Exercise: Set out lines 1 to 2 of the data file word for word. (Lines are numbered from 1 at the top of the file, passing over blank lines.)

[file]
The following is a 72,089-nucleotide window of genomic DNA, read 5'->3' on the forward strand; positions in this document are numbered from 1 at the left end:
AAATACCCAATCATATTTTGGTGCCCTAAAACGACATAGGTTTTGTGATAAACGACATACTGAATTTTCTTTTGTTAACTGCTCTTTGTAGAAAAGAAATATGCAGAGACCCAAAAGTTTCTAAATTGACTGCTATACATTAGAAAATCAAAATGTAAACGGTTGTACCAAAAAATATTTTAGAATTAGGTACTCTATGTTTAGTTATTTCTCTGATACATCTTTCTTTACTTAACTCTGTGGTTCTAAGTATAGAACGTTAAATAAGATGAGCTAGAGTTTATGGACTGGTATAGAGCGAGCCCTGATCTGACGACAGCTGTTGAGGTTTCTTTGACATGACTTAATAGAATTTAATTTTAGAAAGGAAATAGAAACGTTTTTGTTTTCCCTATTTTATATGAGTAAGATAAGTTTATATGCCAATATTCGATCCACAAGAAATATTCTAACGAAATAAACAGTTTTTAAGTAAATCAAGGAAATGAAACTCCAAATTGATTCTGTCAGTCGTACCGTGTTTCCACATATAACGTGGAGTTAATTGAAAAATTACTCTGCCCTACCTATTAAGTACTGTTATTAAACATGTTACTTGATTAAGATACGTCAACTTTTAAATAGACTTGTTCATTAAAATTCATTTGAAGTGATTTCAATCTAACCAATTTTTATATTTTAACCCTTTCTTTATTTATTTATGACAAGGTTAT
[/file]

The following is a 72,089-nucleotide window of genomic DNA, read 5'->3' on the forward strand; positions in this document are numbered from 1 at the left end:
AAATACCCAATCATATTTTGGTGCCCTAAAACGACATAGGTTTTGTGATAAACGACATACTGAATTTTCTTTTGTTAACTGCTCTTTGTAGAAAAGAAATATGCAGAGACCCAAAAGTTTCTAAATTGACTGCTATACATTAGAAAATCAAAATGTAAACGGTTGTACCAAAAAATATTTTAGAATTAGGTACTCTATGTTTAGTTATTTCTCTGATACATCTTTCTTTACTTAACTCTGTGGTTCTAAGTATAGAACGTTAAATAAGATGAGCTAGAGTTTATGGACTGGTATAGAGCGAGCCCTGATCTGACGACAGCTGTTGAGGTTTCTTTGACATGACTTAATAGAATTTAATTTTAGAAAGGAAATAGAAACGTTTTTGTTTTCCCTATTTTATATGAGTAAGATAAGTTTATATGCCAATATTCGATCCACAAGAAATATTCTAACGAAATAAACAGTTTTTAAGTAAATCAAGGAAATGAAACTCCAAATTGATTCTGTCAGTCGTACCGTGTTTCCACATATAACGTGGAGTTAATTGAAAAATTACTCTGCCCTACCTATTAAGTACTGTTATTAAACATGTTACTTGATTAAGATACGTCAACTTTTAAATAGACTTGTTCATTAAAATTCATTTGAAGTGATTTCAATCTAACCAATTTTTATATTTTAACCCTTTCTTTATTTATTTATGACAAGGTTAT